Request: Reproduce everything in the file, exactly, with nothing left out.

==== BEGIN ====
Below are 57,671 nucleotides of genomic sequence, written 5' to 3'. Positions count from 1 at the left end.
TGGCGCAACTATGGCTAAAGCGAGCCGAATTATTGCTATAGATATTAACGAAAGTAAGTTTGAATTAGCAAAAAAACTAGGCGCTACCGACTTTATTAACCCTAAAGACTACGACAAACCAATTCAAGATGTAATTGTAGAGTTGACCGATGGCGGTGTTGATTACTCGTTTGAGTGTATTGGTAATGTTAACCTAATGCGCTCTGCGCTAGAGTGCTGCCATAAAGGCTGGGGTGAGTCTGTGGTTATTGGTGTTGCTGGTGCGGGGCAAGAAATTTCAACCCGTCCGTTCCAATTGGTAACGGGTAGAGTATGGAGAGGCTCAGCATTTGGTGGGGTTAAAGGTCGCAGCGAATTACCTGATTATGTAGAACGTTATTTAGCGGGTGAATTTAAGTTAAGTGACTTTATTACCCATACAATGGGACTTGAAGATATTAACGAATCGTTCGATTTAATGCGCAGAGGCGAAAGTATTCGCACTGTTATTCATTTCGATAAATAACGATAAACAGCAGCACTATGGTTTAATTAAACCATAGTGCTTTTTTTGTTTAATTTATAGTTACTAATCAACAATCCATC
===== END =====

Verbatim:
Below are 57,671 nucleotides of genomic sequence, written 5' to 3'. Positions count from 1 at the left end.
TGGCGCAACTATGGCTAAAGCGAGCCGAATTATTGCTATAGATATTAACGAAAGTAAGTTTGAATTAGCAAAAAAACTAGGCGCTACCGACTTTATTAACCCTAAAGACTACGACAAACCAATTCAAGATGTAATTGTAGAGTTGACCGATGGCGGTGTTGATTACTCGTTTGAGTGTATTGGTAATGTTAACCTAATGCGCTCTGCGCTAGAGTGCTGCCATAAAGGCTGGGGTGAGTCTGTGGTTATTGGTGTTGCTGGTGCGGGGCAAGAAATTTCAACCCGTCCGTTCCAATTGGTAACGGGTAGAGTATGGAGAGGCTCAGCATTTGGTGGGGTTAAAGGTCGCAGCGAATTACCTGATTATGTAGAACGTTATTTAGCGGGTGAATTTAAGTTAAGTGACTTTATTACCCATACAATGGGACTTGAAGATATTAACGAATCGTTCGATTTAATGCGCAGAGGCGAAAGTATTCGCACTGTTATTCATTTCGATAAATAACGATAAACAGCAGCACTATGGTTTAATTAAACCATAGTGCTTTTTTTGTTTAATTTATAGTTACTAATCAACAATCCATC